Behavior Genetics

, Volume 38, Issue 2, pp 101–107 | Cite as

DeFries–Fulker and Pearson–Aitken Model-fitting Analyses of Reading Performance Data from Selected and Unselected Twin Pairs

  • Jesse L. HawkeEmail author
  • Michael C. Stallings
  • Sally J. Wadsworth
  • John C. DeFries
Original Research


Although a comparison of concordance rates for deviant scores in identical and fraternal twin pairs can provide prima facie evidence for a genetic etiology, information is not fully utilized when continuous measures are analyzed in a dichotomous manner. Thus, DeFries and Fulker (Behav Genet 15:467–473, 1985; Acta Genet Med Gemellol, 37:205–216, 1988) developed a regression-based methodology (DF analysis) to assess genetic etiology in both selected and unselected twin samples. While the DF analysis is a very versatile and relatively powerful statistical approach, it is not easily extended to the multivariate case. In contrast, structural equation models may be readily extended to analyze multivariate data sets (Neale and Cardon, Methodology for genetic studies of twins and families, 1992). However, such methodologies may yield biased estimates of additive genetic, shared environmental, and non-shared environmental influences when multivariate models are fitted to selected twin data. Therefore, the Pearson–Aitken (PA) selection formula (Aitken, Proc Edinburgh Math Soc B, 4:106–110, 1934) was used to analyze reading performance data from twins with reading difficulties (selected sample) and a population of normally-achieving twin pairs (control sample). As a comparison, DF models were also fitted to these same data sets. In general, resulting estimates of additive genetic, shared environmental, and non-shared environmental influences were similar when the DF and PA models were fitted to the data. However, the PA selection formula may be more readily generalized to the multivariate case.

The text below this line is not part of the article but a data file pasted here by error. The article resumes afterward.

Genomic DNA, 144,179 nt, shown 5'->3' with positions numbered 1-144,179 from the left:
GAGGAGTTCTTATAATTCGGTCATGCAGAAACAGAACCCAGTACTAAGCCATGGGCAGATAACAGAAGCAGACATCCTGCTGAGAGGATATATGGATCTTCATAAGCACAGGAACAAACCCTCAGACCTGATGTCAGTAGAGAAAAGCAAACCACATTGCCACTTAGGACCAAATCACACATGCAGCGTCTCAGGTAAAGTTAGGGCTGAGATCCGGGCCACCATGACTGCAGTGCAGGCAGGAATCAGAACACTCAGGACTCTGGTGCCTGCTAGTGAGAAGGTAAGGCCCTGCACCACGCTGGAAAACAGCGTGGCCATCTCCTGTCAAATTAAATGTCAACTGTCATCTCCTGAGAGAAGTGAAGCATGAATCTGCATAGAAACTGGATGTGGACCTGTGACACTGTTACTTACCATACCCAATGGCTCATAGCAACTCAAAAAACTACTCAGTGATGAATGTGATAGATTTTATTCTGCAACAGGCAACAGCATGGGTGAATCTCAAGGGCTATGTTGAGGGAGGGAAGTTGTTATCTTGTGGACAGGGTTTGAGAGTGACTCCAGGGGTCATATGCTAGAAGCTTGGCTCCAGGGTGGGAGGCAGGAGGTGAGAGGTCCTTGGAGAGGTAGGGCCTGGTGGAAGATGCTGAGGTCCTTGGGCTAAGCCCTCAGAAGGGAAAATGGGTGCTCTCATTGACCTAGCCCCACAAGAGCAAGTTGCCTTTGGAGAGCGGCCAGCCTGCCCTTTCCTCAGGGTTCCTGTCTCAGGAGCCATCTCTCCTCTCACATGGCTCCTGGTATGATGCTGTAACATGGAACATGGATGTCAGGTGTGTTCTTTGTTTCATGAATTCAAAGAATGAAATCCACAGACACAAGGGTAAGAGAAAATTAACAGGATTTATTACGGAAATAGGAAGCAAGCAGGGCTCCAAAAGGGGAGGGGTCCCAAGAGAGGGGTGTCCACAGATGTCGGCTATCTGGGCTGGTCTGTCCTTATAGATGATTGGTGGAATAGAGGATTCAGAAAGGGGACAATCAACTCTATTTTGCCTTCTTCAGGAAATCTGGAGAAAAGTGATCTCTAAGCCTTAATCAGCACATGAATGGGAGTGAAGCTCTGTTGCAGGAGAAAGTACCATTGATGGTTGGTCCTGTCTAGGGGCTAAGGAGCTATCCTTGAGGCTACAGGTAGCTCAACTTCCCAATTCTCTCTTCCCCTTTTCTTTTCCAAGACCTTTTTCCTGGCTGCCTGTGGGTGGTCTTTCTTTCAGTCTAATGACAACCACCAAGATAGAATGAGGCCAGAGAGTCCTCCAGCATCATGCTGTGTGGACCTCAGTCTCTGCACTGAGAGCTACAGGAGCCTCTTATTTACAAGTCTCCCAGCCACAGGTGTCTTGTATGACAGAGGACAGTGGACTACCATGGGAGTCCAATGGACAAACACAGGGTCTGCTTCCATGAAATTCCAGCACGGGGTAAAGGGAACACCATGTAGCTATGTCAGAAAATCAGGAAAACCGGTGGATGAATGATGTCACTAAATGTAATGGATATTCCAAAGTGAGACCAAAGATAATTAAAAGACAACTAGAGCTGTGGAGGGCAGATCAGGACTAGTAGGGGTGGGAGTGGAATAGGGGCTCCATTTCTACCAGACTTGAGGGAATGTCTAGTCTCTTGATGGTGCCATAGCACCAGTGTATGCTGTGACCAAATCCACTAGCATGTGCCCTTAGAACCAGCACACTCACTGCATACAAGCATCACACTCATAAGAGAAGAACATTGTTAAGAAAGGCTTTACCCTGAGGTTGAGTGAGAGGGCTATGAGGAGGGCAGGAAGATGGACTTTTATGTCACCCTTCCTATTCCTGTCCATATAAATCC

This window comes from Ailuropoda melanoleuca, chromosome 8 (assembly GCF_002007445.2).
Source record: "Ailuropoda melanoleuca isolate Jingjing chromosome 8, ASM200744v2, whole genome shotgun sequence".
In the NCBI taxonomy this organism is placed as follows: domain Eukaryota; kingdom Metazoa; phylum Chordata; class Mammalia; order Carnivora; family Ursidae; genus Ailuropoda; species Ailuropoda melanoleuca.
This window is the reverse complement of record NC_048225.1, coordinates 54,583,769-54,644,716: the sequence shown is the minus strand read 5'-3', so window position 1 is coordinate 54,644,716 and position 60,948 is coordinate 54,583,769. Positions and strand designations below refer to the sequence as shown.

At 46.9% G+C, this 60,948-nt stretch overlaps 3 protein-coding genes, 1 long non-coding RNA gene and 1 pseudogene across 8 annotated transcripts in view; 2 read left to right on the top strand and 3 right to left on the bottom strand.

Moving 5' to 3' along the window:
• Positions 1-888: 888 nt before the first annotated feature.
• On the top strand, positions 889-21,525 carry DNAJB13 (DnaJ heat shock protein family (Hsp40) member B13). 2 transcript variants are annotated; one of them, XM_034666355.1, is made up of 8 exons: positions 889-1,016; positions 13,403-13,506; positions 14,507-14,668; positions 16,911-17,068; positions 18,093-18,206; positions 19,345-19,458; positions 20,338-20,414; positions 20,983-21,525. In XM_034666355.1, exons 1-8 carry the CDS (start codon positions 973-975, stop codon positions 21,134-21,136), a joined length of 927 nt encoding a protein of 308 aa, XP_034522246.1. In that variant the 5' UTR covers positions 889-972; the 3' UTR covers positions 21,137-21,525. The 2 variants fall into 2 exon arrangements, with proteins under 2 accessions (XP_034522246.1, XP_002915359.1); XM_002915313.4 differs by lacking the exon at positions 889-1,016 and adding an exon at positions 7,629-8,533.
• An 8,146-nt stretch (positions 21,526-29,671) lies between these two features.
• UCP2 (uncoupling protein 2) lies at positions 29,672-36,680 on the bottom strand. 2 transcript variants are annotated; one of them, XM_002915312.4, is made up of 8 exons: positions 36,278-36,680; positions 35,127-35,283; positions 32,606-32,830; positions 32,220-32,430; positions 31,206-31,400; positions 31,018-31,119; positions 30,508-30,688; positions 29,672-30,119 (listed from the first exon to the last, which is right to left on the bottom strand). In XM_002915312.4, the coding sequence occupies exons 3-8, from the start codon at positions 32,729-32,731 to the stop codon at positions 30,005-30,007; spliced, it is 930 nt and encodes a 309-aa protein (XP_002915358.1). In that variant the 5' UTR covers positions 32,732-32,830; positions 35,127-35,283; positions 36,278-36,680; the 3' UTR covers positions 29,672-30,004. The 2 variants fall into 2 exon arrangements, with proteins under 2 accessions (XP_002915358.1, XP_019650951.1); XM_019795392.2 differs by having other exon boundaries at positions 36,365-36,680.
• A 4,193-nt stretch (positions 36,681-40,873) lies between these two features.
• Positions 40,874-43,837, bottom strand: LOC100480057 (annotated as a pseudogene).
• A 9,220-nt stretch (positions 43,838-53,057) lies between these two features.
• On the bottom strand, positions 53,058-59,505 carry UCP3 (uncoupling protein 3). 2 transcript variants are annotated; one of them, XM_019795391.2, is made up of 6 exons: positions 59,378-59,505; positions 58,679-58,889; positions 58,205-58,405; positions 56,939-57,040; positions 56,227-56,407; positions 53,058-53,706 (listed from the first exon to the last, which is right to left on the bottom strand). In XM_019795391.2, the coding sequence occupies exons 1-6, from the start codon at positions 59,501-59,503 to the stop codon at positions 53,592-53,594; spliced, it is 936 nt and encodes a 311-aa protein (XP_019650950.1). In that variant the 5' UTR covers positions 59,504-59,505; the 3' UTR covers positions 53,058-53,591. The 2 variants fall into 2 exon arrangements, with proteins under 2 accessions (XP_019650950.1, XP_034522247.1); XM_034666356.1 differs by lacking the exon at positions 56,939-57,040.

Pearson–Aitken selection formula DeFries–Fulker analysis Reading performance Twins 



This work was supported by a center grant from the National Institute of Child Health and Human Development (HD-27802) to J.C. DeFries, by NIH grants DA12845, DA11015, and HD36773 to M.C. Stallings, and grant DC005190 to S.J. Wadsworth. J.L. Hawke was supported by NICHD training grant HD-007289. The invaluable contributions of staff members of the many Colorado school districts from which our sample of twins was drawn, and of the families who participated in this study, are gratefully acknowledged.


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Copyright information

© Springer Science+Business Media, LLC 2008

Authors and Affiliations

  • Jesse L. Hawke
    • 1
    Email author
  • Michael C. Stallings
    • 1
  • Sally J. Wadsworth
    • 1
  • John C. DeFries
    • 1
  1. 1.Institute for Behavioral GeneticsUniversity of Colorado, BoulderBoulderUS

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